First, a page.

Thursday, November 03, 2011

Windy Pitch

I'm returning to a topic I've hit before...distance and pitch. Here's my older post, Speaking of the Devil.

There seems to be this misconception out there that, the farther away the instrument, the flatter the pitch.

Not true.

I've even debunked years ago by going outside with a trombone, two tuners and some observers. At one spot, the trombonist played an in-tune B-flat while watching a tuner.

About 20 yards away, some observers also held a tuner and guess what, IN TUNE!

OK, let me address some of the comments in advance:
  • Neither party is moving so there is no Doppler effect.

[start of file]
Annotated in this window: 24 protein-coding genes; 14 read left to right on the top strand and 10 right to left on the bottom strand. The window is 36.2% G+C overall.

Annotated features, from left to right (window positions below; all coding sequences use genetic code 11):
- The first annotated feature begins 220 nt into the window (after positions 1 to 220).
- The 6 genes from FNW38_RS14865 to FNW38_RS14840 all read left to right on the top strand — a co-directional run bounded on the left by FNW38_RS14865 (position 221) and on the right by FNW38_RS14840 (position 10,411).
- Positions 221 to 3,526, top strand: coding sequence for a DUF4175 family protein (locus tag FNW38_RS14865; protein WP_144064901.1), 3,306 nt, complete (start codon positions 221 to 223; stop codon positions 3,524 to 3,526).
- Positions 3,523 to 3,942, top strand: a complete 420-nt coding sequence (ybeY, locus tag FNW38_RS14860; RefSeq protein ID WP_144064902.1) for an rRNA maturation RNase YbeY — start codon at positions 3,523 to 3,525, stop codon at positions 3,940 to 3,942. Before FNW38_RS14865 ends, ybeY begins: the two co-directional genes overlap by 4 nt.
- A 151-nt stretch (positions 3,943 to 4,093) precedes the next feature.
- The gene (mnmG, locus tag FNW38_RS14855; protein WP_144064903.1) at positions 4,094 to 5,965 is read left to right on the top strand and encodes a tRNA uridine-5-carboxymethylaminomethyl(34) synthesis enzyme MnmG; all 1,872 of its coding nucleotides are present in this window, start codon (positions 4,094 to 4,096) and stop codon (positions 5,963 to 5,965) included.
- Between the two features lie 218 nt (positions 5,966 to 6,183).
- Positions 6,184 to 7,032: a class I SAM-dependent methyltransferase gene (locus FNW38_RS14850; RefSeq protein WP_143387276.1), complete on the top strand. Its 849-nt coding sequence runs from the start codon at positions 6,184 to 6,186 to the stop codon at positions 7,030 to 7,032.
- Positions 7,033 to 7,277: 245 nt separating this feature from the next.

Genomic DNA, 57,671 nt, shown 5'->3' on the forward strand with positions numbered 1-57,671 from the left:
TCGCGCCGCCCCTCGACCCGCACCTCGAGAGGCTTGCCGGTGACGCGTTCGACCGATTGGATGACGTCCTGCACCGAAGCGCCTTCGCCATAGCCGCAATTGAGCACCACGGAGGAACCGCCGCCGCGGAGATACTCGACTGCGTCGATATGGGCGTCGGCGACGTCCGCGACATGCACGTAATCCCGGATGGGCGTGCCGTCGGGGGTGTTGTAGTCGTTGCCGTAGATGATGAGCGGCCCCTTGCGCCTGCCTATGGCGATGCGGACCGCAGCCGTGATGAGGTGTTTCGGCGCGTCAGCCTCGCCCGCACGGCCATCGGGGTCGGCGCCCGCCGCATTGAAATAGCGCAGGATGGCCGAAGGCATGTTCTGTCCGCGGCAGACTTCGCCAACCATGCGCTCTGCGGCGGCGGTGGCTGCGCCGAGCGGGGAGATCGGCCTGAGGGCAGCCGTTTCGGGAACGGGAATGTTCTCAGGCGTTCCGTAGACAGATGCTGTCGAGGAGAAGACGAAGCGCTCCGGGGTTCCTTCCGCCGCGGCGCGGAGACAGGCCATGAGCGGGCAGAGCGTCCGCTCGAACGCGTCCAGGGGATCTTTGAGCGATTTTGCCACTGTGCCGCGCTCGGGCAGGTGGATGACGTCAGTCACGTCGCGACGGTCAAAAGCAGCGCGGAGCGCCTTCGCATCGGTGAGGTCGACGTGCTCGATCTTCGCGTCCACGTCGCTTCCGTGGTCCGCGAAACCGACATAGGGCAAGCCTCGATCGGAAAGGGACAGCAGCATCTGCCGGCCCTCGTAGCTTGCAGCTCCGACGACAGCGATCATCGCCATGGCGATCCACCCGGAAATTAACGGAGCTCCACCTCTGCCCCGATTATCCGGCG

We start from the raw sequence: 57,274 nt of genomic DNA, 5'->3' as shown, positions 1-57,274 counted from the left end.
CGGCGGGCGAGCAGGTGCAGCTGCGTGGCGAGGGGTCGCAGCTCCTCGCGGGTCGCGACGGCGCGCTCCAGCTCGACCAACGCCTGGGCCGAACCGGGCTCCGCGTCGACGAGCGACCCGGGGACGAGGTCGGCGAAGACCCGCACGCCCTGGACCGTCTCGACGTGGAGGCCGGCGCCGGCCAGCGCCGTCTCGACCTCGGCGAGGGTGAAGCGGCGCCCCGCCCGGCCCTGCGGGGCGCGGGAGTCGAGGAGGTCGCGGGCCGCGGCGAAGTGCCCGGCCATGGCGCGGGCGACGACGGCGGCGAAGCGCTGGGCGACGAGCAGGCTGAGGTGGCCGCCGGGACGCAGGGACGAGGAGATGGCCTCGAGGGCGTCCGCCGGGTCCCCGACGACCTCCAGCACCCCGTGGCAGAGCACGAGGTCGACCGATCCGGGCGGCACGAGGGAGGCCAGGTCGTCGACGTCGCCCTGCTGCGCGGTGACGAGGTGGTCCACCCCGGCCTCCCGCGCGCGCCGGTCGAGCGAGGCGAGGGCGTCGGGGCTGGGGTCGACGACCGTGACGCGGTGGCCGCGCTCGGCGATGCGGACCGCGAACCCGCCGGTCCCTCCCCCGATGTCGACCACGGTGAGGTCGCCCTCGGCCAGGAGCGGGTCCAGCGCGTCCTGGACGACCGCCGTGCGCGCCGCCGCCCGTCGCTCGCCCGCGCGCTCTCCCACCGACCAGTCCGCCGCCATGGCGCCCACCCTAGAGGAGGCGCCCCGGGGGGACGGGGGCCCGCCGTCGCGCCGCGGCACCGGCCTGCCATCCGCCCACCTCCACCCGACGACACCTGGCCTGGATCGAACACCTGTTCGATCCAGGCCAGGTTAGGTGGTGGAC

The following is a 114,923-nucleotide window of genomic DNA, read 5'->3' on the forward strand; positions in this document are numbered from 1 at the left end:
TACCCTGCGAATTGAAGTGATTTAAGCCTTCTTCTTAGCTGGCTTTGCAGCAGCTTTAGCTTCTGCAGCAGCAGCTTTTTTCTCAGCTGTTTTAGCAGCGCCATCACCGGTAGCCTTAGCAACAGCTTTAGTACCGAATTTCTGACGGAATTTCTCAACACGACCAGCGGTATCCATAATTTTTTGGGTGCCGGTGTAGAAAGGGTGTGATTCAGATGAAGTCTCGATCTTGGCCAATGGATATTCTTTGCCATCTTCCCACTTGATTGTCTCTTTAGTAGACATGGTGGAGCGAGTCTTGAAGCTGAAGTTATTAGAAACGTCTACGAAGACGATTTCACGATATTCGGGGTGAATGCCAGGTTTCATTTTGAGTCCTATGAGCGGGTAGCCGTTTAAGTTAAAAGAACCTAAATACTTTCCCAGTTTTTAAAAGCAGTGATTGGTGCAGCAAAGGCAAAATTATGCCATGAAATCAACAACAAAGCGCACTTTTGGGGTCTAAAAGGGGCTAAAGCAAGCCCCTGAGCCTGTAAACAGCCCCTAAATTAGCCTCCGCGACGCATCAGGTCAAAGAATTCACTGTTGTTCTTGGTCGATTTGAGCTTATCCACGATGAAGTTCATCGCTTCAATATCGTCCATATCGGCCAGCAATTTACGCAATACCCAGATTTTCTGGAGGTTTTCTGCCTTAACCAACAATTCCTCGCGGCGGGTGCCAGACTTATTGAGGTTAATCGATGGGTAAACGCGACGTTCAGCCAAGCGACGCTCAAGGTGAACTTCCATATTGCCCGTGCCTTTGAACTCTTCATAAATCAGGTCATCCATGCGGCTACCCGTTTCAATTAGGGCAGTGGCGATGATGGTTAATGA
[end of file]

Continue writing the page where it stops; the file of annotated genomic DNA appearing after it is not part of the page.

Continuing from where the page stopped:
• Some have pointed out that maybe the higher overtones of the note don't project as far, causing the perception of a lower pitch. Hmm, maybe but it seems like a stretch to me.
  • What about the wind?
Ah, now that last one is interesting.

Let's say a trombonist plays an in-tune A=22o. That means 220 vibrations per second are leaving the bell and travelling out for all the world to hear.

What if there is a strong wind blowing from behind the player. Does the wind accelerate those sound waves, creating a higher pitch?
What if the opposite is true: wind blowing in the player's face, lowering the pitch from a distance.

After all, that wave is using air as its medium and now the air is moving.

So, the next time we have an intrepid reporter talking about all the winds and rain and storm surge, hand 'em a trombone and let's check some pitch!